My initial worries of boredom were quelled once I realized that I could now make time for the passion projects that were overshadowed by overloading credits and working multiple jobs: completing long reading lists, bullet journaling, watching movies and TV shows, and becoming enamored with their fictional worlds. Perhaps most importantly, though, I was able to focus on taking care of myself amid ongoing collective trauma.

Since the beginning of the pandemic, everyone has been encouraged to take care of themselves, both mentally and physically. But by the beginning of my gap year, genuine well-wishes of health and safety had dwindled into mere platitudes; somehow, we had managed to normalize the presence of a virus that killed hundreds of thousands of people, and it was no longer an excuse for failing to meet expectations of productivity.

Even from afar, it was clear that Georgetown’s stress culture remained fully intact. Many students applauded me for taking a year off, saying it was certainly the right choice and that they were jealous, while still choosing to remain enrolled in heavy credit loads and stressing over far-off internships and other pre-professional opportunities.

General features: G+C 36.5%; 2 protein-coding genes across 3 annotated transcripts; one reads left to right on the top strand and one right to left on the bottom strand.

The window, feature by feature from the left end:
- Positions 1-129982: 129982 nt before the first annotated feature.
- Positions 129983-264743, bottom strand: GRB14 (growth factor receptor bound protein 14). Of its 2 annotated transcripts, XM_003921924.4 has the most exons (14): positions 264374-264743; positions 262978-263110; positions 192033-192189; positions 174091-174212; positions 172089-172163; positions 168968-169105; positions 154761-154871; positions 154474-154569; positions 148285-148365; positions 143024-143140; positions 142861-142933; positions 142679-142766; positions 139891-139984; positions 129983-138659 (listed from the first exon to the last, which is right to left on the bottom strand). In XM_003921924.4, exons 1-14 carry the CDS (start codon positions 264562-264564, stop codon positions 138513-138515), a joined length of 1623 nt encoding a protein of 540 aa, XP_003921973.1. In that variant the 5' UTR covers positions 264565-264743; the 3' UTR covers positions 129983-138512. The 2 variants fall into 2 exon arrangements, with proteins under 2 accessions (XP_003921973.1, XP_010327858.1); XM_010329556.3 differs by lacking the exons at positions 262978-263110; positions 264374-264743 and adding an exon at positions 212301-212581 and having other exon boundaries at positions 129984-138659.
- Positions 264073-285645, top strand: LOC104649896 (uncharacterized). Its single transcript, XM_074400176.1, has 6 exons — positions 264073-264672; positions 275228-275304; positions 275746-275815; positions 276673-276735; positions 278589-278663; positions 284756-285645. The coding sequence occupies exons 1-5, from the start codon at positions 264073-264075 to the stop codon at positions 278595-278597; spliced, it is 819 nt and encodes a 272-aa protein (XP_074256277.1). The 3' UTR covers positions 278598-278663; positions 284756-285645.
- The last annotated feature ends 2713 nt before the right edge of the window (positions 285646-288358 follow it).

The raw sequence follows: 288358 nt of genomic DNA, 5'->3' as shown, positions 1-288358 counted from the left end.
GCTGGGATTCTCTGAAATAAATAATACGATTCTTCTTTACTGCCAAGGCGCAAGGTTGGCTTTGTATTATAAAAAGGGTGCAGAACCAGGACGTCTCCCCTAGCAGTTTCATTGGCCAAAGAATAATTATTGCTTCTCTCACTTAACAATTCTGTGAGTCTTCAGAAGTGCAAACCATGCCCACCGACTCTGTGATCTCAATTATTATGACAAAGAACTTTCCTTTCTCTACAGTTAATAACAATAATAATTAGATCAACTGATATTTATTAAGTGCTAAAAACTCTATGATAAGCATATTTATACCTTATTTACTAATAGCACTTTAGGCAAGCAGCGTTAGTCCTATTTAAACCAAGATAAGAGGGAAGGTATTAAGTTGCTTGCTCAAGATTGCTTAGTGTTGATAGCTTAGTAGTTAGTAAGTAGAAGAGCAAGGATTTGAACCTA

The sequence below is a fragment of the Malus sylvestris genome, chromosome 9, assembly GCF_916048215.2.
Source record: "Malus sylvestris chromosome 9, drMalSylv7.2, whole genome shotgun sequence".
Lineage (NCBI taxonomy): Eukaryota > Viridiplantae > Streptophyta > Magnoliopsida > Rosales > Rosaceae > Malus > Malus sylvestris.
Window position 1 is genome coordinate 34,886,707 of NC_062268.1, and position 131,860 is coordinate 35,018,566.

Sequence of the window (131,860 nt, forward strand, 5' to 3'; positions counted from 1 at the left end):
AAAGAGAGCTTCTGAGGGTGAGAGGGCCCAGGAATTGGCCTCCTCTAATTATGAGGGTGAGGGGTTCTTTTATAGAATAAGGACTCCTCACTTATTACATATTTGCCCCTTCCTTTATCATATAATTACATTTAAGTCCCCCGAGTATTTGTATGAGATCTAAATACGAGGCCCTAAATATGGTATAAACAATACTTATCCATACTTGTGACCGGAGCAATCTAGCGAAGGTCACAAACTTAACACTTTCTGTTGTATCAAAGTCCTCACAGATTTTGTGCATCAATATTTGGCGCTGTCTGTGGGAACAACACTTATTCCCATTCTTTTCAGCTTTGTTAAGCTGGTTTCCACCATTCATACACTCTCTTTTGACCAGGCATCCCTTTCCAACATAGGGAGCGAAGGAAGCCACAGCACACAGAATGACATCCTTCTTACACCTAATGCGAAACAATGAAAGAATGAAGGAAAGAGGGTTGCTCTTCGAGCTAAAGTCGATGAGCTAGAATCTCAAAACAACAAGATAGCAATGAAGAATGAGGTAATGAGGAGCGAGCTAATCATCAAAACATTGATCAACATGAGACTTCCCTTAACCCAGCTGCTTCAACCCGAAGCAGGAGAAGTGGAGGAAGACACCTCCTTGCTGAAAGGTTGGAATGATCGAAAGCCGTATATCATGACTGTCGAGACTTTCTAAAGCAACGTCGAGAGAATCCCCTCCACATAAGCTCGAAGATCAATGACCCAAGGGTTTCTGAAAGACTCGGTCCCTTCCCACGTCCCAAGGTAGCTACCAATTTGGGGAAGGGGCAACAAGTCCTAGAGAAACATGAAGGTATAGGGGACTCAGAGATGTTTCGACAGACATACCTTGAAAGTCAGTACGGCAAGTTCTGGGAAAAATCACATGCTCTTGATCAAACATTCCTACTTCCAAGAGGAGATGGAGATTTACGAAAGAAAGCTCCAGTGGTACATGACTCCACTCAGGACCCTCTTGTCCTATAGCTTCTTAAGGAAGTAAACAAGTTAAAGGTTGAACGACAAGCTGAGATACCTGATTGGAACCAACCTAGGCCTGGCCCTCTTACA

Hearing my peers complain about their academic and professional futures amplified a sense of confusion I’ve always felt as a first-gen student. Even before the pandemic, I never understood students’ unwavering commitment to productivity, especially when it cost them their health. I’ve always wondered how students were able to prioritize classes and homework, and this was especially true during virtual learning, when students were still pushing themselves despite experiencing the collective trauma of the pandemic. Didn’t they know they were allowed to take a break? Or was I the one in the wrong, foolish enough to believe that not even a global health crisis warranted time off?